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Korean Journal of Anesthesiology 2008;55(4):458-466.
DOI: https://doi.org/10.4097/kjae.2008.55.4.458   
A national survey of postoperative pain managements in hospitals from the national health insurance database.
Jin Hyun Kim, Young Hee Lee, Bong Min Yang
1College of Nursing and Institute of Nursing Science, Seoul, Korea.
2Graduate School of Public Health, Seoul National University, Seoul, Korea. hahagal@naver.com
A postoperative pain management has been considered as an important issue in surgery. However, any systematic information or standard method about it has not been so far provided for clinicians in Korea. This study aims to analyze the current practices of in-hospital postoperative pain controls and suggest clinical implications.
A descriptive statistical analysis was adopted to review a nationwide distribution of postoperative pain control methods for the types of patients, surgery, hospitals, specialties, and analgesia. The data is based on the medical claims database of Health Insurance Review Agency (HIRA), which covers all reimbursement claims from hospitals in Korea. All inpatient surgery cases implemented during one year were included in the analysis.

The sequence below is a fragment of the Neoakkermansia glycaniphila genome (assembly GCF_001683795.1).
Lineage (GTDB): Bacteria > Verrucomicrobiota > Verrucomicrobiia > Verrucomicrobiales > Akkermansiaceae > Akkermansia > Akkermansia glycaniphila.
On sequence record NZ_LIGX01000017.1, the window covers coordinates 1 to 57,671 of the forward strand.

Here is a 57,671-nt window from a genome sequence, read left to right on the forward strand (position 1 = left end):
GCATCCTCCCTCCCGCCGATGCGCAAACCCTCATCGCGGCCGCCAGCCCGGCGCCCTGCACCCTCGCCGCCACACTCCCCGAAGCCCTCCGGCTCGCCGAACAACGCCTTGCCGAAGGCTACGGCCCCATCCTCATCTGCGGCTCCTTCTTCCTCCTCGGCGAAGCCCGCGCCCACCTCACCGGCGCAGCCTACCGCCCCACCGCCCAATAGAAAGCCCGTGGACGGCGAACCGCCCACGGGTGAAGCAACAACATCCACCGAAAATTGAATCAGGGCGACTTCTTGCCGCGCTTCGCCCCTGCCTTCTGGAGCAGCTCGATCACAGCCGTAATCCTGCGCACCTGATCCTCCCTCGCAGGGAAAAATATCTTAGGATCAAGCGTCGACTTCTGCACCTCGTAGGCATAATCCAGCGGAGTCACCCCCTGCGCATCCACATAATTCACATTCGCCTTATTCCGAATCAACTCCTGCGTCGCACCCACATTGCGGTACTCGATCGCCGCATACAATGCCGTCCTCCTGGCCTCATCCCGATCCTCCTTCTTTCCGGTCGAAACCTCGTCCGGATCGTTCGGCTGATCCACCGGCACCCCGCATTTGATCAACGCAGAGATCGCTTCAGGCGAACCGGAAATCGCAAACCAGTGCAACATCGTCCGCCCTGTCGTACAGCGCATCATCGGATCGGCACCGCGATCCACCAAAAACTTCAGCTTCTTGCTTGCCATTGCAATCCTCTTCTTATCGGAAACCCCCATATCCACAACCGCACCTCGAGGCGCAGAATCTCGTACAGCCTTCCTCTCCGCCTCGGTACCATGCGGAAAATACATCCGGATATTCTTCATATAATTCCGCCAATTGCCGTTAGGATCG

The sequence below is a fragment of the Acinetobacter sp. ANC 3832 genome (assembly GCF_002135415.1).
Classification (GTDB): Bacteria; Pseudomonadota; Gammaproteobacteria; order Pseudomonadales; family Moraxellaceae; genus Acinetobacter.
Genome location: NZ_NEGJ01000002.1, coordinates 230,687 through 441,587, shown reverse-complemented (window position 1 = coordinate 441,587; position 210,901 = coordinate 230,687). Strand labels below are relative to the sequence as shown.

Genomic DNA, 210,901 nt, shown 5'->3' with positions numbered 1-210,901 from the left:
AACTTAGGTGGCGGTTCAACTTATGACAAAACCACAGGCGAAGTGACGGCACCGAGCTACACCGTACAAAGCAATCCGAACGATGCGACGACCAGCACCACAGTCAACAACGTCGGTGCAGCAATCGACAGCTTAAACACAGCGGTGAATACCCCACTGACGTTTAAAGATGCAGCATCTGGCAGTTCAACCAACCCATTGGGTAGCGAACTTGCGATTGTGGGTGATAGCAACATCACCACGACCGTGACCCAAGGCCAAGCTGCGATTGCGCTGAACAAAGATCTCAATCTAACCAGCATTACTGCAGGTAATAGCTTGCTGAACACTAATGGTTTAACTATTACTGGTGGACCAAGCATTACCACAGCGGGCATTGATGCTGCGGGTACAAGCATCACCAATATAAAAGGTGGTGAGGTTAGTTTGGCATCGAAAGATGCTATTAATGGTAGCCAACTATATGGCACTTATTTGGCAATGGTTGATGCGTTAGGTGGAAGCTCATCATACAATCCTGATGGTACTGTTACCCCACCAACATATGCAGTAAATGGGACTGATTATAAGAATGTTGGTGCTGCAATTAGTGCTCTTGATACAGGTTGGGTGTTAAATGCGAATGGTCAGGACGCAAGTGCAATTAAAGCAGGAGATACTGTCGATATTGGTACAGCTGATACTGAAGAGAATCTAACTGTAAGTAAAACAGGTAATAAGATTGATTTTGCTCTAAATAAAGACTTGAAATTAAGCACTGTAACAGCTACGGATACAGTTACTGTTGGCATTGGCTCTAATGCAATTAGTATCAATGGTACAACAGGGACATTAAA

It was reported that 1,539,662 cases out of total 1,891,596 inpatient surgery cases were associated with one or more types of analgesia in 2005. The most frequent type of inpatient surgery was bone surgery (24.4%). In all cases related with analgesia, bone surgery took the highest percentage of 28.6%. It was also revealed that the most frequently used postoperative pain management was oral or external use of NSAID (non steroidal anti-inflammatory drug), which was 75.0% of all analgesia treatments. An epidural PCA (patient controlled analgesia), IV PCA (intra-venous patient controlled analgesia) and epidural opioid bolus were 0.2%, 0.2% and 0.1%, respectively, of all analgesia treatments.
The results would certainly be useful to develop a clinical practice guideline in postoperative pain management to enhance patient outcomes.
Key Words: analgesia; patient-controlled analgesia; postoperative pain; surgery


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